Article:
I just bought Self-Portrait with Dogwood by Christopher Merrill (quoted above) last week. It’s now part of my collection of books about specific types of plants or flowers (see Bearded Irises in Purple and Blue (1 of 2)), and is a series of essays where the author explores the connections between his life and nature, as he researches the history and lifespan of dogwood trees.

His description of dogwoods as “understory in a hardwood forest, occupying the middle space between the ground and sky” caught my eye. It may be a literary flourish; but, also, it’s a fitting characterization of the way natural spaces develop (or redevelop) in layers, in a kind of hierarchy of shorter then taller and taller plants, with each layer serving its purpose in the creation of a woodland, forest, or even garden, as lower layers sometimes (and eventually) get supplanted. Reading the Forested Landscape by Tom Wessels is an excellent introduction to interpreting the history of such natural spaces, and — if the subject interests you — I definitely recommend it.

From the book — which focuses on New England in the United States as the author’s source for instruction — you can learn how to observe a natural space and understand decades of its development, based on the appearance of trees and tree trunks, layers of plant growth, the impact of past fires or storms (called “disturbance histories”), and man-made events and structures such as dividing land into pastures by plowing and creating boundaries with the upturned stones. You will also read about tiny plants called “basal rosettes” that are evidence of new beginnings for a wild area; how a tree develops a split or “coppiced” trunk; the meaning of “deadfall” and how broken trees will push up “stump sprouts” because they’re not as dead as they look; and what “pillows and cradles” mean in the appearance of landscapes. These are just a few of the delights contained in its 200 pages, which will teach you to see every natural space with brand new eyes.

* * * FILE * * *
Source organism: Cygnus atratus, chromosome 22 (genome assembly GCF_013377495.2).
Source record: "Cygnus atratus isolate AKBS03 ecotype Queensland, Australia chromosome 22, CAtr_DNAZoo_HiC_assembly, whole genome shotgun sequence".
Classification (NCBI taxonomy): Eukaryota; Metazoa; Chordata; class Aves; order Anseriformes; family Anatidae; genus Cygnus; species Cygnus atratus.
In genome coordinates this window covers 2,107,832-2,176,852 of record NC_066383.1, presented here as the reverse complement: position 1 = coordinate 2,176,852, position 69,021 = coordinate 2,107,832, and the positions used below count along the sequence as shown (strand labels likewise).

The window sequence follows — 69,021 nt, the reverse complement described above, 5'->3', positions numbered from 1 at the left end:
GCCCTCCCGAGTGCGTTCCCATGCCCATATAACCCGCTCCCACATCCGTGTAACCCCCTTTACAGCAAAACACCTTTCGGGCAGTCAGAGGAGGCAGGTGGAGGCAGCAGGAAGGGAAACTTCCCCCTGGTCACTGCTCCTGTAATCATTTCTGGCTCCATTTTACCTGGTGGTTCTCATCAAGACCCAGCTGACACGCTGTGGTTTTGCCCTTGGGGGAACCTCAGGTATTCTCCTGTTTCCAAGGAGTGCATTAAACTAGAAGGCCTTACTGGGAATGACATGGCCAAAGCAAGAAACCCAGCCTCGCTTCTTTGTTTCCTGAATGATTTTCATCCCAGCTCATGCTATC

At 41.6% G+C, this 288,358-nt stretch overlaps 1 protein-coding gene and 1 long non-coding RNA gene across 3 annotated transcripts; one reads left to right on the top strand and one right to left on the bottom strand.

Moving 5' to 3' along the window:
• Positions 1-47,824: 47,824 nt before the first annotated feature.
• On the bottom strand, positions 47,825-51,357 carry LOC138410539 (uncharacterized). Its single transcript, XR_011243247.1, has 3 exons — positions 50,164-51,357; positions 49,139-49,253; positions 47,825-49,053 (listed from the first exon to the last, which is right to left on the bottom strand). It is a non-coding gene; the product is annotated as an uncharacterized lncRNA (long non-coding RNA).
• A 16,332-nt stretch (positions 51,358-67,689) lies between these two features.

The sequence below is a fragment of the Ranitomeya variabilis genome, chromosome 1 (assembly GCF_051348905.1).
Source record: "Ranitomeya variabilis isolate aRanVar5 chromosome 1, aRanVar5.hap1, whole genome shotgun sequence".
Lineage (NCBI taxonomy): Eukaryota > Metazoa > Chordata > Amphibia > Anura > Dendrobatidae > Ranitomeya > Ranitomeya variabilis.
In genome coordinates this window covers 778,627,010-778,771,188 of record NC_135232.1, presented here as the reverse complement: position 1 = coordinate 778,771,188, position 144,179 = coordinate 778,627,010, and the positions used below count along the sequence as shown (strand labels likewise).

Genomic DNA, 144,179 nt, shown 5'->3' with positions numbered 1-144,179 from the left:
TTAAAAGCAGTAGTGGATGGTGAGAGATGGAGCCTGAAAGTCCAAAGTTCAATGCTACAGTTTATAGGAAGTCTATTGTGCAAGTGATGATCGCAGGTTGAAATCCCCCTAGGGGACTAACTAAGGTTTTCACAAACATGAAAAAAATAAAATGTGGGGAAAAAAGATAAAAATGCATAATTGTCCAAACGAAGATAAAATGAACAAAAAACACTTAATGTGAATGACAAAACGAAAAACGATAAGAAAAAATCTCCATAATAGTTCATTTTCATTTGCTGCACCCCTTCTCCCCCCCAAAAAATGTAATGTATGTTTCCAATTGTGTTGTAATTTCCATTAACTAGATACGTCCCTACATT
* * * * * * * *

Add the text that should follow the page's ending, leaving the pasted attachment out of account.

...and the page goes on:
(If you would like to view some photographs I took at the time I first read Wessels’ book, photos I took with what I’d learned from the book in mind, see Before and After: Fun with Big Rocks and Before and After: Swamp Things.)

Thanks for reading and taking a look!

Dogwoods, Red and White (2 of 3)

From Beautiful at All Seasons: Southern Gardening and Beyond by Elizabeth Lawrence:

“Dogwoods have their troubles. Some springs the blossoms are marred by late frosts, and in some seasons the leaves are disfigured by brown splotches. The beauty of dogwoods in April makes these drawbacks seem unimportant. Other good points are the rich autumn color of the foliage, the bright fruits that hang on after the leaves fall, the lovely form of the bare trees, and the winter pattern of the bud-tipped branches.”

From Let Us Build a City: Eleven Lost Towns by Donald Harrington:

“Not far west of Newton County [in Arkansas] is an actual locale called Dogbranch, and a timeworn Dogbranch Cemetery, and then of course there are dogwood trees everywhere, and also dogbane, dogtooth violet, dogberries, dog days, dogpaddling, dog sled, dogtrot, dog’s life, and dogma, and… ‘dog’ is pronounced ‘dawg’ everywhere….”


Here are a few more dog-dog-dogwood blooms! And, of course, we learned in the previous post (see Dogwoods, Red and White (1 of 3)) what part of these plants is the dogwood flower, didn’t we?

Thanks for taking a look!